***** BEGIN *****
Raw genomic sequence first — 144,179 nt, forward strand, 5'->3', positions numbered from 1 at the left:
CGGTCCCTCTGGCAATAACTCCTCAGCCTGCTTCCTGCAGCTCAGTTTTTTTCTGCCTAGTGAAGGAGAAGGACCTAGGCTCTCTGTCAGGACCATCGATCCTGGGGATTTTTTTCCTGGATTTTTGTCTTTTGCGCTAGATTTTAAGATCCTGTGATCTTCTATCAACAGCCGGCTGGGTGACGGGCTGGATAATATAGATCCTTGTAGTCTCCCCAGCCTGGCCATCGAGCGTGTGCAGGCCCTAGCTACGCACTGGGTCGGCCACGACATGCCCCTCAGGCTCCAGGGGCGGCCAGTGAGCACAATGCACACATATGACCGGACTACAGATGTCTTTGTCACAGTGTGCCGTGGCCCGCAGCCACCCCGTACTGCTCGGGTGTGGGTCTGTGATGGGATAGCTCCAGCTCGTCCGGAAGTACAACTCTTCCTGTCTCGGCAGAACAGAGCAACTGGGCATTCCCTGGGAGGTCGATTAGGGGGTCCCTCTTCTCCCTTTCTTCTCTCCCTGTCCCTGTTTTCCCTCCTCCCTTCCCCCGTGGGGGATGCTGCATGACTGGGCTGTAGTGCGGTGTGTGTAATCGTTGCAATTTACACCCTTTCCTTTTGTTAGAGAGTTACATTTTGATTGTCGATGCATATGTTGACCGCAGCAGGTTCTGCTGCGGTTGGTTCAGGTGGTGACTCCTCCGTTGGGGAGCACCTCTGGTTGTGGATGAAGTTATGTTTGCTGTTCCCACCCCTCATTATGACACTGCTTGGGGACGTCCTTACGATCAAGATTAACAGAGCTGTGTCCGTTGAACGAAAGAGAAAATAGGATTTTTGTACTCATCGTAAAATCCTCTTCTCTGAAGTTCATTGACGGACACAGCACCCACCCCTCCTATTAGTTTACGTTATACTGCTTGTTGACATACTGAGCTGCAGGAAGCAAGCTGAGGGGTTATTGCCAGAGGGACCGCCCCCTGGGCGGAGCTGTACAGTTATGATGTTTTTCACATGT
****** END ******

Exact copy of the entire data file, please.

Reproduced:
Raw genomic sequence first — 144,179 nt, forward strand, 5'->3', positions numbered from 1 at the left:
CGGTCCCTCTGGCAATAACTCCTCAGCCTGCTTCCTGCAGCTCAGTTTTTTTCTGCCTAGTGAAGGAGAAGGACCTAGGCTCTCTGTCAGGACCATCGATCCTGGGGATTTTTTTCCTGGATTTTTGTCTTTTGCGCTAGATTTTAAGATCCTGTGATCTTCTATCAACAGCCGGCTGGGTGACGGGCTGGATAATATAGATCCTTGTAGTCTCCCCAGCCTGGCCATCGAGCGTGTGCAGGCCCTAGCTACGCACTGGGTCGGCCACGACATGCCCCTCAGGCTCCAGGGGCGGCCAGTGAGCACAATGCACACATATGACCGGACTACAGATGTCTTTGTCACAGTGTGCCGTGGCCCGCAGCCACCCCGTACTGCTCGGGTGTGGGTCTGTGATGGGATAGCTCCAGCTCGTCCGGAAGTACAACTCTTCCTGTCTCGGCAGAACAGAGCAACTGGGCATTCCCTGGGAGGTCGATTAGGGGGTCCCTCTTCTCCCTTTCTTCTCTCCCTGTCCCTGTTTTCCCTCCTCCCTTCCCCCGTGGGGGATGCTGCATGACTGGGCTGTAGTGCGGTGTGTGTAATCGTTGCAATTTACACCCTTTCCTTTTGTTAGAGAGTTACATTTTGATTGTCGATGCATATGTTGACCGCAGCAGGTTCTGCTGCGGTTGGTTCAGGTGGTGACTCCTCCGTTGGGGAGCACCTCTGGTTGTGGATGAAGTTATGTTTGCTGTTCCCACCCCTCATTATGACACTGCTTGGGGACGTCCTTACGATCAAGATTAACAGAGCTGTGTCCGTTGAACGAAAGAGAAAATAGGATTTTTGTACTCATCGTAAAATCCTCTTCTCTGAAGTTCATTGACGGACACAGCACCCACCCCTCCTATTAGTTTACGTTATACTGCTTGTTGACATACTGAGCTGCAGGAAGCAAGCTGAGGGGTTATTGCCAGAGGGACCGCCCCCTGGGCGGAGCTGTACAGTTATGATGTTTTTCACATGT